Europe has been for many years a major migrant destination and is becoming increasingly multicultural. On 1 January 2016, the number of people living in the EU who were citizens of non-member countries was 20.7 million, while the number of people living in the EU who had been born outside of the EU was 35.1 million. In 2015 alone, 1.4 million EU citizens migrated to another Member State. According to the International Organization of Migration (IOM), almost 1.5 million migrants and refugees arrived in Europe in the last two years only. Naturally, social inclusion of all these newcomers and already existing ethnic or cultural minorities (ECM) is an important issue throughout the EU. According to the Standard Eurobarometer 86 of 2016, immigration is considered the most important issue the EU is facing at the moment (45%) and the second most important at country level (26%).
Social integration takes place at multiple levels, and one of the most sensitive fields is that of school education. An important factor affecting the integration process is parental engagement and attitude. Both parents from the host societies and migrant/refugee/ECM parents have a direct influence on the attitude, behaviour and performance of their children, and consequently the integration process as a whole. Positive parental engagement is of paramount importance for the social inclusion of migrant/refugee/ECM children. Therefore, the overall objective of the Parents4all project is to raise awareness, empower, and develop the intercultural competences among parents of the host societies and migrant/refugee/ ECM parents to enable them to contribute effectively to the social inclusion of refugee/migrant/ECM school-age children.
The EU Member States have adopted various strategies in order to promote social inclusion, ranging from comprehensive integrative measures (as is the case of Germany were immigration has a long history) to measures of somehow limited or fragmented scope (as is the case of Greece or Lithuania, where immigration is a relatively recent phenomenon). Consequently, intercultural awareness and competences of the host populations differ greatly among the Member States, as do available resources for the empowerment of refugees, migrants and people belonging to ECM.
In recognition of this fact, the Parents4all partnership, prior to submitting an intervention proposal to the National Erasmus+ Agency, conducted desk research in all partner countries (Germany, Greece, Italy, Lithuania, Scotland and Spain) in order to identify the main needs of parents in terms of intercultural competences and empowerment with respect to the social inclusion of refugee/migrant/ECM children. The research took place in January to February 2017 and findings were updated in November 2017.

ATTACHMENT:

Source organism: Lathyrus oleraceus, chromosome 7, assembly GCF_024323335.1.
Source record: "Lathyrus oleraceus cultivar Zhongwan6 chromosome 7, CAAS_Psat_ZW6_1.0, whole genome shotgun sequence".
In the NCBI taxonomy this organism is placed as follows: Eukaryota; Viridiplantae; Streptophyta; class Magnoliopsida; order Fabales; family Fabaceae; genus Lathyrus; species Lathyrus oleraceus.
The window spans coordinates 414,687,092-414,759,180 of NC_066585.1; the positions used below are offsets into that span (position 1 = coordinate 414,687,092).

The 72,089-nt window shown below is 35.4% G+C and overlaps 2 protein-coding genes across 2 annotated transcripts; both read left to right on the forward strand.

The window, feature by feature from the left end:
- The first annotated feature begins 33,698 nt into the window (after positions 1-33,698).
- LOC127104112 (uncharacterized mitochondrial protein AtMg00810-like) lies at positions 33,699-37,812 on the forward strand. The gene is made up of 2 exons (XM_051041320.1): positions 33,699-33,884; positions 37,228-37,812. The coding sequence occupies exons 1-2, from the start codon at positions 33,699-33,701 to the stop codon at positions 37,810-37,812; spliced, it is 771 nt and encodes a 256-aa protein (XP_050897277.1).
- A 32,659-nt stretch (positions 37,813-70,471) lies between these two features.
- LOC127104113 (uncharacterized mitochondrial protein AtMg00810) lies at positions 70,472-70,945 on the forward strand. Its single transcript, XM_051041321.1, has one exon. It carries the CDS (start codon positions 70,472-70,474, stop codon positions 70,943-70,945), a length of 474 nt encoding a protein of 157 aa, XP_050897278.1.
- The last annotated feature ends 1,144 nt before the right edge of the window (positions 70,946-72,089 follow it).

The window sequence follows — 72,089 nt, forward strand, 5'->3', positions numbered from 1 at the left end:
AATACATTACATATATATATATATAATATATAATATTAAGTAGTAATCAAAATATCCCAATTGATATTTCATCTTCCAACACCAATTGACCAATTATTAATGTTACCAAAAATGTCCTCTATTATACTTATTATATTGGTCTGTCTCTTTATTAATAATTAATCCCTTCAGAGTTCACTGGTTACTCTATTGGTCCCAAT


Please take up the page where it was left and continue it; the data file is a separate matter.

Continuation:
Aims and Objectives
The overall objective of the Parents4all project is to raise awareness, empower, and develop the intercultural competences among parents of the host society and parents belonging to ethnic or cultural minorities (ECM) to enable them to contribute effectively to the social inclusion of ECM school-age children. It is important to improve the competences and knowledge of parents of the education systems. Parents’ engagement in their children’s education can have a positive effect on the interaction of pupils of different origins, ethnicities and their engagement with school, and social integration in general.
Since 2015, 20 million non-EU nationals were residing in the EU and made up 4% of its total population (Eurostat). Both the existing migrants and new Refugees arrived in the last two years are facing difficulties of integration and social inclusion across all EU countries at all levels. The recent research carried out across Europe about refugee and migrant parents highlighted that lack of parental engagement and lack of knowledge about the host countries’ school system structures, functions and rules etc. often adds a psychological pressure on both parents and their children. The research also highlighted that some parents of host society do not want their children to attend the same school as the migrant children.
The aim is to develop materials for both refugee/migrant parents and parents from the host society to educate them on intercultural competences, equality and diversity. The resources will help to raise awareness, empower, build their confidence and their competences, to challenge any prejudices and build tolerance, knowledge, and understanding of each other’s cultures and education systems.